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Sprayer system adds boom, refines sensor technology

GrainsWest spoke with Schuler grain farmer and Cropland Canada territory manager Travis Albrecht this spring as he was installing a WEEDit system on a farm near Taber. Having just sold six units, pre-sales were already booked until midway through the summer.

This optical spot spraying system brought to market by The Netherlands’ Rometron is riding the crest of an incoming wave of sensor usage in farming. The system now features a 120-foot sensor-integrated boom by Millennium Booms, which also manufactures Case booms. Outfitted with a polished stainless steel wet line, it can be installed on a wide range of tractors and each unit can be powder coated to match the colour of the existing sprayer.

While a factory-slick paint job has its own optical appeal, the central draw of the equipment is its ability to spot spray weeds in fallow conditions, substantially cutting chemistry use. It is also capable of dual rate and full coverage. “In fall spraying, we’re seeing reductions in glyphosate usage from 80 to 90 per cent,” said Albrecht. Turning down the sensitivity of the system’s light sensors, it is also possible to reduce desiccant use on pulse crops and potentially on cereals as well, he added. Potentially boosting its efficiency further, a software update is now in the works that will give the system pinpoint nozzle control.

The economic savings emphasize WEEDit’s sustainability and soil health benefits.

“We can help make our soils healthier with less glyphosate residuals, which in turn has less glyphosate going into the seed because there’s less for it to uptake in your soil.” When spot spraying, this sensor-driven system also uses less water than traditional systems.


The VeriGrain system collects representative, barcoded samples that can be sent to the lab. Photo courtesy of VeriGrain.

Representative testing system answers data demands

Ken Jackson, Verigrain CEO, envisioned the on-farm need for accurate, representative grain sampling and digital information management technology almost a decade ago. Since that time, digital advancements in smartphone capability, cloud computing and the ubiquity of data transfer have enabled him to advance and simplify the VeriGrain 300 grain sampling and data system.

The company’s system features an extractor unit that attaches to the end of the auger or conveyor. It takes a sample every eight to 20 seconds and places it in a sealed two-, three- or five-gallon pail on the sample manager unit. This scientifically collected, barcoded sample can then be taken to the lab for accurate, representative results. The lab is then able to upload the data to the VeriGrain app where it is accompanied by metadata such as the associated field and bin.

The representative sampling system, while easier than manual sampling, allows farmers to know exactly what they’ve got in the bin. They can then exercise leverage in marketing their grain and satisfy supply chain demands for consumer assurance, traceability and sustainability.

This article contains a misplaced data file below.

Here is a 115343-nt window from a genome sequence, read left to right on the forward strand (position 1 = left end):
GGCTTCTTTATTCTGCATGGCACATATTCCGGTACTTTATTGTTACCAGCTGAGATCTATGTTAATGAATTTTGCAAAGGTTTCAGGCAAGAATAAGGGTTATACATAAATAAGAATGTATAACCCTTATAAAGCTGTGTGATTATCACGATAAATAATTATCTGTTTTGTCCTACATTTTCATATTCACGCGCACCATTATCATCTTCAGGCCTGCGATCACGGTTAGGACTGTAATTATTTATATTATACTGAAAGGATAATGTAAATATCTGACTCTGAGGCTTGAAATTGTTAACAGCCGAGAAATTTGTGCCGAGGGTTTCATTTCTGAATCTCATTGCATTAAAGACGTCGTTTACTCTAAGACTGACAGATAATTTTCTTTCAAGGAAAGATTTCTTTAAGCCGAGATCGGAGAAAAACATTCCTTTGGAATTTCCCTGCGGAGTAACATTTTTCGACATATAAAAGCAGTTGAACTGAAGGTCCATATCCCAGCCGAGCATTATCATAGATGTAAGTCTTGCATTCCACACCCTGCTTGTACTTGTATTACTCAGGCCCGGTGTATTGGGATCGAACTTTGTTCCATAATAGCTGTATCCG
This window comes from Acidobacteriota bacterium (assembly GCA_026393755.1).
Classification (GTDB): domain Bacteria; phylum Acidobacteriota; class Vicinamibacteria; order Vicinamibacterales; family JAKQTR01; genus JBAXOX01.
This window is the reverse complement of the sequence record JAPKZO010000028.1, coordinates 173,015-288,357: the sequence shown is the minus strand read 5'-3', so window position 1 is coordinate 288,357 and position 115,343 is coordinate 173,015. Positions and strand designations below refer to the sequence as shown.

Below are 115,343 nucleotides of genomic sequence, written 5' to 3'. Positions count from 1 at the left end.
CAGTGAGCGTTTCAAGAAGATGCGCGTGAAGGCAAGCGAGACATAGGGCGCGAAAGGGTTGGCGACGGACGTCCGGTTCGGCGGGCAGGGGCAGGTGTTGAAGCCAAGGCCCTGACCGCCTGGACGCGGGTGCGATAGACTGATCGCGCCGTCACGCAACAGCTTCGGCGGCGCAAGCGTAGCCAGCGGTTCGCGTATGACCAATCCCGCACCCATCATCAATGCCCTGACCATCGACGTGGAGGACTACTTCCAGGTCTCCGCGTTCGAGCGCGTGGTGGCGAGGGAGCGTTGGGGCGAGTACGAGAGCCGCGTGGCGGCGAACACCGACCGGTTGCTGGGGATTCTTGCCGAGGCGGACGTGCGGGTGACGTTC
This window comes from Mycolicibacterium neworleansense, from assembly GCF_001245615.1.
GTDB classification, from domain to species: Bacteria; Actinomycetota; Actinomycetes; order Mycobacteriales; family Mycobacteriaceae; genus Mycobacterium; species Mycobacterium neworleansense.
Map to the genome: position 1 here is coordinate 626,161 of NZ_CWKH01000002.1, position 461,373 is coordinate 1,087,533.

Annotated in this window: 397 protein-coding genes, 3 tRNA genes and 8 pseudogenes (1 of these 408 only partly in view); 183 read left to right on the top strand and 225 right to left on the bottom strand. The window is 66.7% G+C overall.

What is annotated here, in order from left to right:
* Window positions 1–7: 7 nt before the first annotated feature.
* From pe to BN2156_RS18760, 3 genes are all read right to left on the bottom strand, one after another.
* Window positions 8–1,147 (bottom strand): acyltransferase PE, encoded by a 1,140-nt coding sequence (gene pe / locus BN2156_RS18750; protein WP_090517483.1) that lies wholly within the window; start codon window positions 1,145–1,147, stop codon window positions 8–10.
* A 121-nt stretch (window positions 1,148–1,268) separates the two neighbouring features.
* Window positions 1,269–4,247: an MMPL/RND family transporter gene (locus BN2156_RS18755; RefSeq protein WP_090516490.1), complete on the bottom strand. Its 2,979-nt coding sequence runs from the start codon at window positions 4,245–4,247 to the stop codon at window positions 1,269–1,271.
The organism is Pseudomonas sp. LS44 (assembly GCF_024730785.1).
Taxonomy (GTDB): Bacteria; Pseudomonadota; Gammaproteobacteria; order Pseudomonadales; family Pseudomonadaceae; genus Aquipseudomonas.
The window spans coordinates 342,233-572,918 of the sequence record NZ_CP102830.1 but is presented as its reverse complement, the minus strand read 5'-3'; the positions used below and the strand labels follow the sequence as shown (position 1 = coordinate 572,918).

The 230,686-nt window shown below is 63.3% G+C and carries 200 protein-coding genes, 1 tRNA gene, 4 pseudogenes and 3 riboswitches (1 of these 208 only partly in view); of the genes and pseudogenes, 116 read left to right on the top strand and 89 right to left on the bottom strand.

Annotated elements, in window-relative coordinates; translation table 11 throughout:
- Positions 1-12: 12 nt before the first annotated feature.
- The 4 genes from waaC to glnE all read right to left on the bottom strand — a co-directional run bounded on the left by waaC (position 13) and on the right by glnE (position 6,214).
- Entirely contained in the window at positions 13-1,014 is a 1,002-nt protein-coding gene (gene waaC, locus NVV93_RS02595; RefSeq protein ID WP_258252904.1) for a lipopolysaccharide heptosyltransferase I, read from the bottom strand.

“What we’re trying to do is offer certainty of information to the buyer so they will pay more for the product,” said Scott Cunningham, the Saskatoon, SK, company’s CFO. Buyers will pay more for traceable lots, but offer discounts on the rest. A systemic problem, much sampling is being carried out in a manual, random fashion and is not reliably representative. “You have uncertainty, and buyers have always used that uncertainty to leverage a better price,” said Cunningham. “I don’t know what you’ve got, you don’t know what you’ve got, so I’m going to lowball you, and your truck’s here: here you go.”

Pilot testing of the advanced prototype began in May across the Canadian Prairies and North Dakota. While testing leads to hopeful sales, the company is looking ahead to further data-driven upgrades and integration with additional farm management platforms. “As we advance the product, we’re looking to take some of those characteristic tests from the lab to the field—moisture, temperature and protein,” said Cunningham.


SeedMaster’s tunable seed drill towers work in combination with seeding software to fine tune variability. Photo courtesy of SeedMaster.

Tunable towers engineered to reduce seeding variance

Digital innovation in farm technology receives a lot of attention, perhaps overshadowing noteworthy feats of implement engineering. One such piece of inspired tech is SeedMaster’s tunable seed and fertilizer drill towers, which constitute the business end of the company’s XeedSystem.

While this deceptively simple piece of seeding technology is relatively new, having hit the market in 2016, it has notably proven itself in the field. Positive response from users led the company to make these tunable towers standard issue on drills with the SeedMaster AirPack. Directed by the system’s software, rates can be tweaked with the twist of a wrench.

Row by row variance on seed drills can run in the 10 to 20 per cent range. The system’s software counts the seeds as they move through each outlet and generates a bar graph on the cab monitor where the user can set a variance target. “It will tell you if you’re overflowing or underflowing on any one of those outlets,” said Chris Ustupski, who handles SeedMaster aftermarket parts sales.

The flow rate, controlled by a cone within each tower, can then be adjusted with the twist of a single five-sixteenths nut. “Whenever you change your seed type, you’ll most likely have to slightly tweak it,” said Ustupski. With 12 to 20 towers, the convenience of the quick twist is obvious. The system’s stainless steel components also lend it durability, he added.

Equal length primary lines also assist in minimizing variance, and Ustupski pitches another simple adjustment: better seed placement equals proper growth. “It’s going to save farmers a lot of money.”


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